12. Relax and clear your mind in the evening

Many people have a bedtime routine that helps them relax.

Bedtime relaxation techniques have been shown to improve sleep quality and are another common technique used to treat insomnia.

Strategies include listening to relaxing music, reading a book, taking a hot bath, meditating, deep breathing and visualization.

Try different methods and find what works best for you.

13. Take a relaxing bath or shower

A relaxing bath or shower is another popular way to sleep better.

Studies show that they can help improve overall sleep quality and help people – especially older people – sleep more soundly.

In one study, taking a hot bath 90 minutes before bed was shown to improve sleep quality and help people get deeper sleep.

Alternatively, if you don't want to shower at night, just soak your feet in hot water. It can also help you relax and improve sleep.

14. Rule out sleep problems

An underlying health condition may be the cause of your sleep problems.

One common problem is sleep apnea, which causes inconsistent and intermittent sleep breathing. People with this disorder stop breathing repeatedly while they sleep.

This condition may be more common than you think. 24% of males and 9% of females had sleep apnea.

Other common medically diagnosed problems include sleep movement disorders and circadian sleep/wake disorders, which are common in shift workers.

If you've always struggled with sleep, it might be wise to check with your doctor.

15. Get a comfortable bed, mattress and pillow

Some people wonder why they always sleep better in a hotel.

In addition to the relaxing environment, the quality of the bed can also affect sleep.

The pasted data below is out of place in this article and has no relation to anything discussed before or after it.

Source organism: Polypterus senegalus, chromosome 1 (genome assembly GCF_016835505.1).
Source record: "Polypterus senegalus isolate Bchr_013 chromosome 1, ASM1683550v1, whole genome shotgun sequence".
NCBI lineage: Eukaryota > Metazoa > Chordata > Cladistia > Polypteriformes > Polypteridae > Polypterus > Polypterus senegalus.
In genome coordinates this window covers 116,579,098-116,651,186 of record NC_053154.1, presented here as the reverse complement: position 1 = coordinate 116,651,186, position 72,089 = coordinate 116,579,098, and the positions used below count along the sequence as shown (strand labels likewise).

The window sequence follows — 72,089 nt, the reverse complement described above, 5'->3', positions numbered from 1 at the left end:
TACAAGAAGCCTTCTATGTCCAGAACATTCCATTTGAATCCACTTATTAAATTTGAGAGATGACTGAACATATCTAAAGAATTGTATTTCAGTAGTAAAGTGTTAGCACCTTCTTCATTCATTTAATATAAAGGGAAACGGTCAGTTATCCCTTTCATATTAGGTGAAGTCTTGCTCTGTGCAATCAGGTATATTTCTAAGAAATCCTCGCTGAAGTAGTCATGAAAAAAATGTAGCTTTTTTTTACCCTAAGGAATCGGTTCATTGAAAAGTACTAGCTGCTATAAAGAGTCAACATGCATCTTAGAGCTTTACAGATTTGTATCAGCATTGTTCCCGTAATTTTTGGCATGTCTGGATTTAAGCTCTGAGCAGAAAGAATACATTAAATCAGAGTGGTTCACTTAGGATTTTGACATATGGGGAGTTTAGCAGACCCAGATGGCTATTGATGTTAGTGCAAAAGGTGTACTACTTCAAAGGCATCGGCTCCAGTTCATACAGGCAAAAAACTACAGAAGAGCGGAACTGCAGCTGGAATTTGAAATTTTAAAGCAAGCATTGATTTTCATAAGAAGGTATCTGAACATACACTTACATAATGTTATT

One study looked at the benefits of the new mattress over 28 days, revealing that it reduced back pain with the 57%, shoulder pain with the 60% and back stiffness with the 59%. It also improves sleep quality with the 60%.

Other research indicates that new bedding can also improve sleep. In addition, poor-quality bedding can lead to increased pain in the lower back.

The best mattress and bedding is extremely subjective. If you're upgrading your bedding, base your choice on personal preference.

16. Exercise regularly – but not before bed

Exercise is one of the best science-backed ways to improve your sleep and health.

They can improve all aspects of sleep and have been used to reduce the symptoms of insomnia.

One study in adults found that exercise nearly halved the time it took to fall asleep and provided an additional 41 minutes of sleep at night.

In people with severe insomnia exercise offers more benefits than most drugs. Exercise reduced time to fall asleep by 55%, total night waking by 30%, and restlessness by 15%, while increasing total sleep time by 18%.

Although daily exercise is key to a good night's sleep, doing it too late in the day can cause sleep problems.

This is due to the stimulating effect of exercise, which increases alertness and hormones such as epinephrine and adrenaline.

However, some studies show no negative effects, so it obviously depends on the person.

17. Do not drink liquids before going to bed

Nocturia is the medical term for excessive urination at night. It affects sleep quality and daytime energy

Drinking large amounts of fluids before bed can lead to similar symptoms, although some people are more sensitive than others.

Although hydration is vital to your health, it's wise to reduce your fluid intake late in the evening.

Try not to drink liquids 1-2 hours before bed.

You should also use the toilet immediately before going to bed, as this can reduce your chances of waking up during the night.